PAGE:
article placeholder

Out congresswoman enters Wisconsin senate race

Congresswoman Tammy Baldwin

Congresswoman Tammy Baldwin (D-WI), the first openly lesbian woman to serve in the U.S. House of Representatives, joined the race to become a Wisconsin senator in 2012, her campaign announced today.

If Baldwin were to win the election next year, she would be the first openly out member of the United States Senate. Baldwin, along with Colorado Congressman Jared Polis and Massachusetts Congressman Barney Frank, both democrats, are the currently the only out members of the U.S. House.

Baldwin was first elected to Congress in 1998 and began serving her term in 1999.

article placeholder

Guest Editorial: Threats can and do lead to violence

Rep. Gabrielle Giffords was shot in Tuscon and continues her recovery

Only someone who’s never had to fight for their civil rights could wonder if there’s a connection between words and deeds.

As I watched the news of the violent attack on U.S. Rep. Gabrielle Giffords (D-Ariz.), I was shocked. Not only at the horrific events, but at the commentators who questioned whether, as Sen. Dick Durbin (D-Ill.) said, “toxic rhetoric can lead unstable people to believe [violence] is an acceptable response.”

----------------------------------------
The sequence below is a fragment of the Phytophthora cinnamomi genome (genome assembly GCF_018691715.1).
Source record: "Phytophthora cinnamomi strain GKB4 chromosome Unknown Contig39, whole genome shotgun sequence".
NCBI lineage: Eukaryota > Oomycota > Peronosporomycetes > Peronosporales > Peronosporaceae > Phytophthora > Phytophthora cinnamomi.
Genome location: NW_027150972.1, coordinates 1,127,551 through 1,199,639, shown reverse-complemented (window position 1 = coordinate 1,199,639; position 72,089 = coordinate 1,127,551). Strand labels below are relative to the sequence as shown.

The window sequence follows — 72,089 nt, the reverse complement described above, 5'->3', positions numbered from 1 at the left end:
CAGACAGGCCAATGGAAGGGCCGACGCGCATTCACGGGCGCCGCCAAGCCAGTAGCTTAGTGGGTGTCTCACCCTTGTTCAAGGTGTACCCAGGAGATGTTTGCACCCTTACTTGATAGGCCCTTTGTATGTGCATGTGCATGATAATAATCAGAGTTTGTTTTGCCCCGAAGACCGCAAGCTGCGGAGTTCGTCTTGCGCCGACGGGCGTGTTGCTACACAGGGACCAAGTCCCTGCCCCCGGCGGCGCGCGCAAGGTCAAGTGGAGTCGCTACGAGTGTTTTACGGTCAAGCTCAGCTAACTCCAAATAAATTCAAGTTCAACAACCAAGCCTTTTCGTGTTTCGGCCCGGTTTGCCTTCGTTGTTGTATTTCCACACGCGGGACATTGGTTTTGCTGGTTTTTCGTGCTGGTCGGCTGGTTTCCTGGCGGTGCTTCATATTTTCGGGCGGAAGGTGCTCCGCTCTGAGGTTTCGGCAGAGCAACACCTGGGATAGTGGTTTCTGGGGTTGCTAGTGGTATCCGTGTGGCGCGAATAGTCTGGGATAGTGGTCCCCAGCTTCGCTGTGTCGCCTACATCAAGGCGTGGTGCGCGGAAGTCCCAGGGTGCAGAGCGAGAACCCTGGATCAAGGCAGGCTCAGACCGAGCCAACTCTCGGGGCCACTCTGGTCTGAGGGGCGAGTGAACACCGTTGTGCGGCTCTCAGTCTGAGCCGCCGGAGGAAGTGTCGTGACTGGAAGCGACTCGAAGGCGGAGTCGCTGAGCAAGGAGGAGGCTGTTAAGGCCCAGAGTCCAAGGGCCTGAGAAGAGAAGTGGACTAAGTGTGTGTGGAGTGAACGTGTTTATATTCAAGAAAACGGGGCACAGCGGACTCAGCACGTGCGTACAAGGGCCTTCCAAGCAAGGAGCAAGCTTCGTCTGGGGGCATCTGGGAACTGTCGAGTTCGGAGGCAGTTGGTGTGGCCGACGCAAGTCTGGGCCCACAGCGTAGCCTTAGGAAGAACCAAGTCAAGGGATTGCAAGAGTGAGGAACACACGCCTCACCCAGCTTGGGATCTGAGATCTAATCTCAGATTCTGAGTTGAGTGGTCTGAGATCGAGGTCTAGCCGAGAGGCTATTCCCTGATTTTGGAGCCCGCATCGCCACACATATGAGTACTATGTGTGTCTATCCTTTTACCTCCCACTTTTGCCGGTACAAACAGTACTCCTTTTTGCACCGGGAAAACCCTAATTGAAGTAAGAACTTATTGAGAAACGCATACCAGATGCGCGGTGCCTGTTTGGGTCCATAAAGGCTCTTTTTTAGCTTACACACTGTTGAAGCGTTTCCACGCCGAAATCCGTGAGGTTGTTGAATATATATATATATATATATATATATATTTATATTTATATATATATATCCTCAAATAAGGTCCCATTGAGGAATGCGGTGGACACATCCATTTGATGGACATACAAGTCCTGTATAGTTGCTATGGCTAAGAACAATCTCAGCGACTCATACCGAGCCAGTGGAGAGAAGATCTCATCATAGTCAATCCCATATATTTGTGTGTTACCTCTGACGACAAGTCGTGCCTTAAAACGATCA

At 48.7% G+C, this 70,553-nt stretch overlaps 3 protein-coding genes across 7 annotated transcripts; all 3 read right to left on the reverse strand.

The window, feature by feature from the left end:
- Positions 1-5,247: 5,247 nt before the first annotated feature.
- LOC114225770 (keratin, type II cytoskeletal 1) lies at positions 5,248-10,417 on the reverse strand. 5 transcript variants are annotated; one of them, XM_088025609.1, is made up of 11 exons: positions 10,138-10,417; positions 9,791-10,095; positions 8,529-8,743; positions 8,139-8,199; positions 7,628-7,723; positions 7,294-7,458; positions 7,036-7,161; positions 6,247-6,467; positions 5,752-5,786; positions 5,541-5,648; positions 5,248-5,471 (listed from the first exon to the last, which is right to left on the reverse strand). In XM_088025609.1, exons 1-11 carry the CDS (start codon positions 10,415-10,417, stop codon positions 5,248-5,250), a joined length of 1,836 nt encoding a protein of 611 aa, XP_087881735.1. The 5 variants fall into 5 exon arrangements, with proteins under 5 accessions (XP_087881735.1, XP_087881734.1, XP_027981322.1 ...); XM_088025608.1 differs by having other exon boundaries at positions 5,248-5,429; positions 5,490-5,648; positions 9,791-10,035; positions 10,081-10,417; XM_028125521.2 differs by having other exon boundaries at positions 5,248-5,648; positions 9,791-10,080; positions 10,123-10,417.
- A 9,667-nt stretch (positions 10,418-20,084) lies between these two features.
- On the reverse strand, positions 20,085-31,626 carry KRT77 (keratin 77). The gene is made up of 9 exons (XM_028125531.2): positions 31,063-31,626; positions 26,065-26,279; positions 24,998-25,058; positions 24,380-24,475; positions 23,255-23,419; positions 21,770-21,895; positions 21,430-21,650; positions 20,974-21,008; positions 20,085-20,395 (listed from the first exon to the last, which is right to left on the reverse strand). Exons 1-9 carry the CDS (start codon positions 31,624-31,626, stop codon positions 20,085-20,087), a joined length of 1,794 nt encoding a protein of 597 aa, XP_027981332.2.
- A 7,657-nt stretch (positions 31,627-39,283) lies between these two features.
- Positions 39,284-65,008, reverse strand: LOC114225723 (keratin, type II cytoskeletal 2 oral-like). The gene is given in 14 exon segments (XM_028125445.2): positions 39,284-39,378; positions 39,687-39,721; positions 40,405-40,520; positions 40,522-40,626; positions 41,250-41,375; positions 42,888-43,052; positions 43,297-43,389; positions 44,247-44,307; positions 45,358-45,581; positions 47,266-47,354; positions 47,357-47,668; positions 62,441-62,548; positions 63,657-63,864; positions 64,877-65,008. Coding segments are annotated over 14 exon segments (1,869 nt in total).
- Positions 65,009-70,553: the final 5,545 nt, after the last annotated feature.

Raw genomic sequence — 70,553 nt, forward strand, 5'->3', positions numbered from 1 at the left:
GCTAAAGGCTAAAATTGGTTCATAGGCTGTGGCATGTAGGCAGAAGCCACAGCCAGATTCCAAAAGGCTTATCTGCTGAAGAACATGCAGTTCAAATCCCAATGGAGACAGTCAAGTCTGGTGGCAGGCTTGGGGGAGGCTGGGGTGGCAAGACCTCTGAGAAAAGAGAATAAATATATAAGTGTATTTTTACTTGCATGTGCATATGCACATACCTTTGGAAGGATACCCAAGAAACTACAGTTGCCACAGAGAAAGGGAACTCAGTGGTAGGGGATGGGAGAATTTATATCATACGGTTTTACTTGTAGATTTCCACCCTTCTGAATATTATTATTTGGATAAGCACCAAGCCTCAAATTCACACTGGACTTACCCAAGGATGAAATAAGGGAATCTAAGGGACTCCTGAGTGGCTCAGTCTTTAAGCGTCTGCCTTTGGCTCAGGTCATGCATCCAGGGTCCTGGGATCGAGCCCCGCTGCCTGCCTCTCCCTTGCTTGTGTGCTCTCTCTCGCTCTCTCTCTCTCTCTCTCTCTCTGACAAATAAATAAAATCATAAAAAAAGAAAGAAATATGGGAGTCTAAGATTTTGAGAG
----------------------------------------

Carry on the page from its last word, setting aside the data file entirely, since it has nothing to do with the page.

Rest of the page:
Ask the kid who looks a little different than his peers, and he’ll tell you how it works: first the jokes, then the taunting and then the physical bullying. “Boys will be boys” he’s told, as those who should be paying attention dismiss the ramp-up to violence.

article placeholder

Frank: ENDA will get House committee vote this month

Barney Frank (D) and Tammy Baldwin (D)

Legislation can be like a train: It runs on a track, makes certain stops along the way, and is often attached to other trains. But in Congress, the train doesn’t run on time.

Last September, gay Rep. Barney Frank (D-Mass.) said the Employment Non-Discrimination Act (ENDA) would likely get a House committee vote in September and a floor vote that fall. Didn’t happen.